It's been another busy year for the Christchurch newsroom with some of New Zealand's biggest stories over the past 12 months coming out of Canterbury and the West Coast, the areas covered by the team.
Ashburton was rocked in September by news there had been a shooting at the Work and Income office and that a manhunt was underway for the masked man who had opened fire with a sawn off shotgun.
After a seven-hour-long search, Russell John Tully was arrested and charged with the murder of WINZ workers Peggy Noble and Leigh Cleveland and the attempted murders of their colleagues, Lindy Curtis and Kim Adams.
Mr Tully had been turned down for social housing in Ashburton and had been sleeping in a tent in the town's domain.
He's yet to face trial.
The port town of Lyttelton has also had a tough year due to three deaths of workers loading or shifting cargo.
Worksafe New Zealand labelled the deaths unacceptable.
Lyttelton Port chief executive Peter Davie copped flak for accepting a $200,000 pay rise, despite the deaths, taking his pay to $1.24 million for the year.
This prompted a call by the union representing port workers for him to pay the money back.
Mr Davie's pay wasn't the only focus of attention with Rob Jamieson, the chief executive of council-owned lines company Orion, under fire for a 30 percent pay rise, taking his pay for the year to $730,000.
This was soon after the company announced an 8 percent increase in lines charges to take account of the costs of repairing earthquake-damaged infrastructure.
In early December, the Christchurch City Council announced shares in both Lyttelton Port and Orion could be up for sale as it tried to get on top of an expected $1.2 billion shortfall in its budget due to the expense of the rebuild and less money than expected coming from insurance claims.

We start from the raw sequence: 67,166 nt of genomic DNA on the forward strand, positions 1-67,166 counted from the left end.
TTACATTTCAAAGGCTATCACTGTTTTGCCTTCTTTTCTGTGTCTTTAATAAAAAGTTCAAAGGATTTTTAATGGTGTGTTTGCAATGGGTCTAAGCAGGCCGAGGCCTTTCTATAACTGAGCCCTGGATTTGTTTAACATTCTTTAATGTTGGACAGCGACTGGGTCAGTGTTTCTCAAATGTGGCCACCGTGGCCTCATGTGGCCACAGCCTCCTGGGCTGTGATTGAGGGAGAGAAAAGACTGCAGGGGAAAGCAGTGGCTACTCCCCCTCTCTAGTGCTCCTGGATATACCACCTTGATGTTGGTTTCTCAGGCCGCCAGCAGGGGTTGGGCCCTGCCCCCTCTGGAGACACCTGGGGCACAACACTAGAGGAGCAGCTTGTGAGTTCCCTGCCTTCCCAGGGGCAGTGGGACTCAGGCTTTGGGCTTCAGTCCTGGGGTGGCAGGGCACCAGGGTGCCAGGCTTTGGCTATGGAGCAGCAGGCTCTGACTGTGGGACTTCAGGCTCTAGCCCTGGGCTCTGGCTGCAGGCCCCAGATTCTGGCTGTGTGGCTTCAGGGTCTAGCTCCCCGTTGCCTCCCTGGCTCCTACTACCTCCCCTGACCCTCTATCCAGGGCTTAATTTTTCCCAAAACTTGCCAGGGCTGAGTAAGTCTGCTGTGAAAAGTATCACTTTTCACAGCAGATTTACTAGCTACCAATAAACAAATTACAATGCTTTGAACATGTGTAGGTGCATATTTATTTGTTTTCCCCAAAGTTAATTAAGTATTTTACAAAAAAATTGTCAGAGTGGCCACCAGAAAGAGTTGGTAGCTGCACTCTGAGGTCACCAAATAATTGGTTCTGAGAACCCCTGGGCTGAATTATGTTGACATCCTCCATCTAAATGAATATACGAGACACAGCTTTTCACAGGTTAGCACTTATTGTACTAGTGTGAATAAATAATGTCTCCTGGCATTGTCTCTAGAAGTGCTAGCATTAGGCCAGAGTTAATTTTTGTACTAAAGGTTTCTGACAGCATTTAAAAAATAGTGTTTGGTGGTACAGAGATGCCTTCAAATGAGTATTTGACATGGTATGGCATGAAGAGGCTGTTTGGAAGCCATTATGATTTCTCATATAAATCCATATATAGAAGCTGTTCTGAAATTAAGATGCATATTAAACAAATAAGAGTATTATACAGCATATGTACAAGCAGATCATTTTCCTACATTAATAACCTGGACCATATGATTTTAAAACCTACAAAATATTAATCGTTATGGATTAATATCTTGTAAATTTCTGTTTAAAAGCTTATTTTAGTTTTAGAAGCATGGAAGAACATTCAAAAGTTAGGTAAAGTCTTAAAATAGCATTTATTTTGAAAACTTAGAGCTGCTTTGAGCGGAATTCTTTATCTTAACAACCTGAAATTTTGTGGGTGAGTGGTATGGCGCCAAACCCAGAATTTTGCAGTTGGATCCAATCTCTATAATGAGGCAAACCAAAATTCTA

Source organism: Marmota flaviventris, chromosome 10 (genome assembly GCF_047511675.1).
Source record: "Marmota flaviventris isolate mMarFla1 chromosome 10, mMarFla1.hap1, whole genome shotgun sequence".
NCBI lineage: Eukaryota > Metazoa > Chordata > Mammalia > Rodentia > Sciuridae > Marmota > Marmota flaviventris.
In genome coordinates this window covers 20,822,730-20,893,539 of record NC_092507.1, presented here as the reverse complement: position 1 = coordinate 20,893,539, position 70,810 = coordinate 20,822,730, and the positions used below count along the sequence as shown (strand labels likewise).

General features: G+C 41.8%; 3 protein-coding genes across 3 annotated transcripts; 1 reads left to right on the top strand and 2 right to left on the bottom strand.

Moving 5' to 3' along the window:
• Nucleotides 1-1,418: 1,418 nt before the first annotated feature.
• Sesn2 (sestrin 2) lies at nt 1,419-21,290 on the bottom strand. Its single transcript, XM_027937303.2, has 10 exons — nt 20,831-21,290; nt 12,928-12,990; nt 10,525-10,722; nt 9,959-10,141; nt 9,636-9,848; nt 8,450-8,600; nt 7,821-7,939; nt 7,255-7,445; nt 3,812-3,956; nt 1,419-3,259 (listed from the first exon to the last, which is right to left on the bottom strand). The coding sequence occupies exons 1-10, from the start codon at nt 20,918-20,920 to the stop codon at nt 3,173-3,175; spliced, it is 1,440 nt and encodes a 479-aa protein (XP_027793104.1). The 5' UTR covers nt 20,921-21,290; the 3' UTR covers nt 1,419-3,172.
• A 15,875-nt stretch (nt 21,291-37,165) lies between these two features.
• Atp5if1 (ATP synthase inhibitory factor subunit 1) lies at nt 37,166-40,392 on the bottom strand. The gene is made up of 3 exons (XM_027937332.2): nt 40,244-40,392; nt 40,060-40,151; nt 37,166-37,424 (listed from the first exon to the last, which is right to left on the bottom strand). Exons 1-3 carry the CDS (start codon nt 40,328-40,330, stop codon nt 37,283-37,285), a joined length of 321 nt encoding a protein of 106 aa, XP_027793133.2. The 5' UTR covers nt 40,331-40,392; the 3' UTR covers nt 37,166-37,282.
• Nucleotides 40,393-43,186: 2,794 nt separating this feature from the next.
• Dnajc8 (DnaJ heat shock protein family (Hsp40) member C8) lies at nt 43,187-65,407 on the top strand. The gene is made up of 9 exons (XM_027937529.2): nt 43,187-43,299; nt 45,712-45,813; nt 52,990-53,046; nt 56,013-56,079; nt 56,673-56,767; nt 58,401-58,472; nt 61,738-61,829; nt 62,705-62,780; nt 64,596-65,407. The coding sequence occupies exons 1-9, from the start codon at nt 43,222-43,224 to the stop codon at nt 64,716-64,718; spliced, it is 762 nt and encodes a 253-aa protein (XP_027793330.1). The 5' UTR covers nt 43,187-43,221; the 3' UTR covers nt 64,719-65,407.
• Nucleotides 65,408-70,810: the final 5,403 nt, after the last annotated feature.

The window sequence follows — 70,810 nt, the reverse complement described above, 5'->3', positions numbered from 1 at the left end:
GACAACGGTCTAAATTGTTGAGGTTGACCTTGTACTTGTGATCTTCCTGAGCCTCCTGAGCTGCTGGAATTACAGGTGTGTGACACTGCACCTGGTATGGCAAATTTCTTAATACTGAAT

Radio New Zealand broke the news in May that the move was on the cards when it was shown part of the Cameron Partners report that said asset sales could net the council $1.4 billion.
Earthquakes - asbestos, flooding and consequences
Another Radio New Zealand exclusive in May came with news the Department of Labour did not have a co-ordinated position on the removal of asbestos from earthquake-damaged homes, two years after repairs had been started.
A report obtained under the Official Information Act showed continuing concerns about the sealing of asbestos behind gib board with no register being kept of where this work had been carried out.
Medical Officer of Health Alistair Humphrey said this ran the risk of future home owners not being aware of the existence of the highly toxic material and cutting into it while carrying out renovations.
Another consequence of the earthquakes is slumped land leading to increased flooding.
An area known as the Flockton Basin, which has been subjected to repeated flooding over the past three years, has been given hope in the shape of a $48 million project aimed at getting on top of the problem.
It involves a pump station and a diversion channel to draw flood waters away from the area with work due to start by the middle of next year.
The 2011 earthquake continues to cast a shadow over the city in other ways too.
David Harding, the man who designed the CTV Building (which collapsed, killing 115 people), and Alan Reay, the man who employed him, escaped censure by their professional body by resigning from it.